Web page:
As noted earlier, while there were classes, neither my brother or I attended them, so I cannot provide a rating for this portion of the Festival.

It is hard to separate some of the issues that I had with the venue from the main event, however, once we got there and got into the "spirit" of things, it was a pretty good time.  Given that we'd driven there, I opted to eat more and sample less, and take time between samples.  The Main Sampling Event ran from 19h00 to 21h45, split between the two different locations, which meant you had to be strategic and decide which tables you wanted to approach at which site, and keep an eye out for the shuttle bus.  Over the course of the evening I tried six different whiskies (making sure that I was poured very small samples):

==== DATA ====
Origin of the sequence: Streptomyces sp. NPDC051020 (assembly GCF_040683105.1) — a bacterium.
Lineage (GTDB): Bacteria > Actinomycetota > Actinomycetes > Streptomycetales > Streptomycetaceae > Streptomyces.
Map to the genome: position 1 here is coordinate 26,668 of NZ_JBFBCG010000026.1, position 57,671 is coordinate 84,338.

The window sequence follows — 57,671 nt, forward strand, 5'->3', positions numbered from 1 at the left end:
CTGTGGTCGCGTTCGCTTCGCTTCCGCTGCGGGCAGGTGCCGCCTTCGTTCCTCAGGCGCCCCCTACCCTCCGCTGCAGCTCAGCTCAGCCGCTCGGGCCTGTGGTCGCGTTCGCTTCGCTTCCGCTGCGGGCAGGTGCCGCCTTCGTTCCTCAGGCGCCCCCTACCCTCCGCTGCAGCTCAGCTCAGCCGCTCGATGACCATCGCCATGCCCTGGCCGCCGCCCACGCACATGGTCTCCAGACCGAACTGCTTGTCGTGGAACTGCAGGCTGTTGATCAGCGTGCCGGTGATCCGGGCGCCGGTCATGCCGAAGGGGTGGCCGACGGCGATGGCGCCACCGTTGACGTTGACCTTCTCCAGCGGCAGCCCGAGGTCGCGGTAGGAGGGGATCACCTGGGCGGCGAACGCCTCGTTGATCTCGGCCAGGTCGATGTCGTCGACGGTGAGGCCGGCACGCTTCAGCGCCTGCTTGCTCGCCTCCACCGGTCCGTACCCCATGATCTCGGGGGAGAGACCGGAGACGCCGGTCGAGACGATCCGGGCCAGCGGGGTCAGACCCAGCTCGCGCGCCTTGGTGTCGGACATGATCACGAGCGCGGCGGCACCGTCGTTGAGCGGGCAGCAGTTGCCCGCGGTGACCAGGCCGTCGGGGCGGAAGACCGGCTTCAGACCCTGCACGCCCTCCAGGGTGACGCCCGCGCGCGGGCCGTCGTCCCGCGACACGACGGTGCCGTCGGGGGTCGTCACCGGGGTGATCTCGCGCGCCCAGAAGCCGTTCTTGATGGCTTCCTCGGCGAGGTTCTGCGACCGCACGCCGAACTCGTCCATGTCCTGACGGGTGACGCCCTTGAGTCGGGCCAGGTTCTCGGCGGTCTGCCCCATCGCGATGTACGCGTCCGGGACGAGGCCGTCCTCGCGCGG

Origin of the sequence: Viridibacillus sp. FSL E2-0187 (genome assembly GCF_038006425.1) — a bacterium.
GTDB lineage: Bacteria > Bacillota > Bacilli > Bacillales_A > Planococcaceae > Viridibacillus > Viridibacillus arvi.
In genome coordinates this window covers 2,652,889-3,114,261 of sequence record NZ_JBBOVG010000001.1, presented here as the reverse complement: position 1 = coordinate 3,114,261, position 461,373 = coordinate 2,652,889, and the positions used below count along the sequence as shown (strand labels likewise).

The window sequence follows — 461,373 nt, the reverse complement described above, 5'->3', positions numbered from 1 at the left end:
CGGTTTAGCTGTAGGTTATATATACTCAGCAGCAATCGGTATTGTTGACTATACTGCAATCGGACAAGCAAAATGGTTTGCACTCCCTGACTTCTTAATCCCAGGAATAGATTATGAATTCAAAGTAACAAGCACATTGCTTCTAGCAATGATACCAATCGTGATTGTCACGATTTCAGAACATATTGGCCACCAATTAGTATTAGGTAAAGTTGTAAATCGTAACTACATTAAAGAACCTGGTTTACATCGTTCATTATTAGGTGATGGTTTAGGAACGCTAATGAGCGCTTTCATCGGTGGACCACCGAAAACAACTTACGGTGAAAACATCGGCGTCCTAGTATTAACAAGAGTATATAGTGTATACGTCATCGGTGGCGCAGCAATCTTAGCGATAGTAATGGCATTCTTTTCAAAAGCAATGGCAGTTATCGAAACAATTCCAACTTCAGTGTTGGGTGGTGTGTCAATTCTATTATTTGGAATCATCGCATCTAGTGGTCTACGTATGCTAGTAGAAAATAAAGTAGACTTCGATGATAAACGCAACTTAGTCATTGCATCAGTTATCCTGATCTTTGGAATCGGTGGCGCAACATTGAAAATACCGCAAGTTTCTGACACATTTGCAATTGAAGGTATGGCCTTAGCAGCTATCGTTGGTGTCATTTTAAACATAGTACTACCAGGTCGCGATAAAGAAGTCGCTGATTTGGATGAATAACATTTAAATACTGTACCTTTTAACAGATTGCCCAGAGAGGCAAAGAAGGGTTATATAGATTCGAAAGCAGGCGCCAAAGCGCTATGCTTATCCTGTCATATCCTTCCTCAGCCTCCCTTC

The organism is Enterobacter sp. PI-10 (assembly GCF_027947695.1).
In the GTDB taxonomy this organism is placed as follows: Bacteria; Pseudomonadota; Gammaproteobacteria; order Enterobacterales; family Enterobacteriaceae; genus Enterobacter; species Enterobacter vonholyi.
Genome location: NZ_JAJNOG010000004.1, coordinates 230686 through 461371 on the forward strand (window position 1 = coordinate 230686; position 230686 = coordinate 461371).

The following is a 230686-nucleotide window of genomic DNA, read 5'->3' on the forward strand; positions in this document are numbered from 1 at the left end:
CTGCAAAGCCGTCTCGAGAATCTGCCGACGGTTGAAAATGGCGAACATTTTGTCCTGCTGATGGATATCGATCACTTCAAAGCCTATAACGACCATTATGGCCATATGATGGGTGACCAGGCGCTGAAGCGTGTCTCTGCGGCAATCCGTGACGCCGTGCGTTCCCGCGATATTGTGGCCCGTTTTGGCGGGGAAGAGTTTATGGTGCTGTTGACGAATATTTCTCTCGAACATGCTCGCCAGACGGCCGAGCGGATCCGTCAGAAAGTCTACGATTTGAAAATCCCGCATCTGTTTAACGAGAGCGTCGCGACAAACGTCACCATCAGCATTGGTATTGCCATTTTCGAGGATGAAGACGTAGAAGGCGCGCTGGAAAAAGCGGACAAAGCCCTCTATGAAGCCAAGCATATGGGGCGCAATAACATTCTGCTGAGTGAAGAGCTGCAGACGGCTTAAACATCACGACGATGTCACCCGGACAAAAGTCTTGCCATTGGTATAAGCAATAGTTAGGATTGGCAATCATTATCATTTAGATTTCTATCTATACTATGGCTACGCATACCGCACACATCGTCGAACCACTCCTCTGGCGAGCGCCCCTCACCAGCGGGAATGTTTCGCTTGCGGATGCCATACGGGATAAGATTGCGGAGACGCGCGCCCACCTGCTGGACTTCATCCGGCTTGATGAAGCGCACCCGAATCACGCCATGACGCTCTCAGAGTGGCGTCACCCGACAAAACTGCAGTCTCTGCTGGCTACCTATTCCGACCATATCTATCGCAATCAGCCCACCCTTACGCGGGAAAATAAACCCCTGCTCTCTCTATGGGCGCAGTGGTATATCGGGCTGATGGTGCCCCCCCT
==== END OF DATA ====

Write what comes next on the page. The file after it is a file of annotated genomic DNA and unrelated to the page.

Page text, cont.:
1. Highland Park 10 year-old - it was OK, but it wasn't great (it may be worth exploring more later, although I somewhat regret opting to try the 10yr instead of Loki);
  2. an Cnoc Peter Arkle - it had a beautiful nose, and a decent finish, but there was something very strange and not at all pleasant going on with the palate;
  3. Bain's Cape Mountain Single Grain Whisky - this is a beautiful South African Single Grain, which the man at the table insisted was 100% rye, but which I've since learned is 100% certainly tasted more like a high corn whisky than a rye;
  4. Tobermory 10 year-old - surprisingly nice. I liked it better than the Highland Park 10yr;
  5. Cardu 12 year-old - compared to the Tobermory, Highland Park, and Bain's this was immediately forgettable: bland and inoffensive, but at the same time offensive because of it's complete lack of character;